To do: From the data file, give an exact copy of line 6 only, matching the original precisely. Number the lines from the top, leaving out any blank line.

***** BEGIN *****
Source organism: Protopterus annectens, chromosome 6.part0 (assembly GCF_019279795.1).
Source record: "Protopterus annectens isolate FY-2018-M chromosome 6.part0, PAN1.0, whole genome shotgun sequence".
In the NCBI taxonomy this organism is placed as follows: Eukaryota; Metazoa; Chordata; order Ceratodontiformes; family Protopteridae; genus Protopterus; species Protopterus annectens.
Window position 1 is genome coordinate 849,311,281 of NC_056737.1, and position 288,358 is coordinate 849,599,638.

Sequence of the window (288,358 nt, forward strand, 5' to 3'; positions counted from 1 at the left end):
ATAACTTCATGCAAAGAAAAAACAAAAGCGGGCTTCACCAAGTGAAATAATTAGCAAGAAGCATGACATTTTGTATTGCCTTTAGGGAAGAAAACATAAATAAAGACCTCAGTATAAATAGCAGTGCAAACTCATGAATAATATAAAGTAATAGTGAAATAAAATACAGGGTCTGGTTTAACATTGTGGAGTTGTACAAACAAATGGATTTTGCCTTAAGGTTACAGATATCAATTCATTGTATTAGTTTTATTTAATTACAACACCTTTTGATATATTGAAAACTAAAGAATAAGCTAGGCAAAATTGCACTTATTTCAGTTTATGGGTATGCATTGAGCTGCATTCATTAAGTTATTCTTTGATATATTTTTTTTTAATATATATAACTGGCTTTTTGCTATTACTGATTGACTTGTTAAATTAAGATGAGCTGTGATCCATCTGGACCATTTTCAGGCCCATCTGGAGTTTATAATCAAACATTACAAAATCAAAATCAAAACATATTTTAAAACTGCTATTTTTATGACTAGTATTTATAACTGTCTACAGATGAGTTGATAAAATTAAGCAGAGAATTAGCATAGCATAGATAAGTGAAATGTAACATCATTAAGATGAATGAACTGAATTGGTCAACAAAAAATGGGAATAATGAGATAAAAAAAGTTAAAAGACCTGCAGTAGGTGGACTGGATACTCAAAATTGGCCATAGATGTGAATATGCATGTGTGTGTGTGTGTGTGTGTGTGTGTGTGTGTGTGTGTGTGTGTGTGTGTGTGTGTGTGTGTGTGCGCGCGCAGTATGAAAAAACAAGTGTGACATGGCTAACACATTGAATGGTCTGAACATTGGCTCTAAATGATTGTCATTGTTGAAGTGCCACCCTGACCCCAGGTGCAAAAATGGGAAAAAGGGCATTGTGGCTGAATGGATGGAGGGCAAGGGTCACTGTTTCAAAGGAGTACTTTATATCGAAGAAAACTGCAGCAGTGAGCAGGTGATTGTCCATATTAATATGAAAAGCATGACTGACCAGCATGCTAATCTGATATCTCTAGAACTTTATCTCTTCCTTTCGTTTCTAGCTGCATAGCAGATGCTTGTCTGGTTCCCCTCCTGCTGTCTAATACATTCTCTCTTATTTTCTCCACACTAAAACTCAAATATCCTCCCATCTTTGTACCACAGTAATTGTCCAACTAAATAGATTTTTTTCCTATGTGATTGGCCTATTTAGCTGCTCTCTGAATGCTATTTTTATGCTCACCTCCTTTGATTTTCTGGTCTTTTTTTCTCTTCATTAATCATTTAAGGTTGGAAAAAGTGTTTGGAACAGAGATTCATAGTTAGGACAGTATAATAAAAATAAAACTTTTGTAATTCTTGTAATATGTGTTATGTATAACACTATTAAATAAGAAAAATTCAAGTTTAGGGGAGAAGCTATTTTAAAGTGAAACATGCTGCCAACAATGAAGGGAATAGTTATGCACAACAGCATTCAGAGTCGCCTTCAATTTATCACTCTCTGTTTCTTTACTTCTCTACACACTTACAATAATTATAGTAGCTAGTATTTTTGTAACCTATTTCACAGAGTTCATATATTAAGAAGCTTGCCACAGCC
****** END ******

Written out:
ATAACTTCATGCAAAGAAAAAACAAAAGCGGGCTTCACCAAGTGAAATAATTAGCAAGAAGCATGACATTTTGTATTGCCTTTAGGGAAGAAAACATAAATAAAGACCTCAGTATAAATAGCAGTGCAAACTCATGAATAATATAAAGTAATAGTGAAATAAAATACAGGGTCTGGTTTAACATTGTGGAGTTGTACAAACAAATGGATTTTGCCTTAAGGTTACAGATATCAATTCATTGTATTAGTTTTATTTAATTACAACACCTTTTGATATATTGAAAACTAAAGAATAAGCTAGGCAAAATTGCACTTATTTCAGTTTATGGGTATGCATTGAGCTGCATTCATTAAGTTATTCTTTGATATATTTTTTTTTAATATATATAACTGGCTTTTTGCTATTACTGATTGACTTGTTAAATTAAGATGAGCTGTGATCCATCTGGACCATTTTCAGGCCCATCTGGAGTTTATAATCAAACATTACAAAATCAAAATCAAAACATATTTTAAAACTGCTATTTTTATGACTAGTATTTATAACTGTCTACAGATGAGTTGATAAAATTAAGCAGAGAATTAGCATAGCATAGATAAGTGAAATGTAACATCATTAAGATGAATGAACTGAATTGGTCAACAAAAAATGGGAATAATGAGATAAAAAAAGTTAAAAGACCTGCAGTAGGTGGACTGGATACTCAAAATTGGCCATAGATGTGAATATGCATGTGTGTGTGTGTGTGTGTGTGTGTGTGTGTGTGTGTGTGTGTGTGTGTGTGTGTGTGTGTGTGTGCGCGCGCAGTATGAAAAAACAAGTGTGACATGGCTAACACATTGAATGGTCTGAACATTGGCTCTAAATGATTGTCATTGTTGAAGTGCCACCCTGACCCCAGGTGCAAAAATGGGAAAAAGGGCATTGTGGCTGAATGGATGGAGGGCAAGGGTCACTGTTTCAAAGGAGTACTTTATATCGAAGAAAACTGCAGCAGTGAGCAGGTGATTGTCCATATTAATATGAAAAGCATGACTGACCAGCATGCTAATCTGATATCTCTAGAACTTTATCTCTTCCTTTCGTTTCTAGCTGCATAGCAGATGCTTGTCTGGTTCCCCTCCTGCTGTCTAATACATTCTCTCTTATTTTCTCCACACTAAAACTCAAATATCCTCCCATCTTTGTACCACAGTAATTGTCCAACTAAATAGATTTTTTTCCTATGTGATTGGCCTATTTAGCTGCTCTCTGAATGCTATTTTTATGCTCACCTCCTTTGATTTTCTGGTCTTTTTTTCTCTTCATTAATCATTTAAGGTTGGAAAAAGTGTTTGGAACAGAGATTCATAGTTAGGACAGTATAATAAAAATAAAACTTTTGTAATTCTTGTAATATGTGTTATGTATAACACTATTAAATAAGAAAAATTCAAGTTTAGGGGAGAAGCTATTTTAAAGTGAAACATGCTGCCAACAATGAAGGGAATAGTTATGCACAACAGCATTCAGAGTCGCCTTCAATTTATCACTCTCTGTTTCTTTACTTCTCTACACACTTACAATAATTATAGTAGCTAGTATTTTTGTAACCTATTTCACAGAGTTCATATATTAAGAAGCTTGCCACAGCC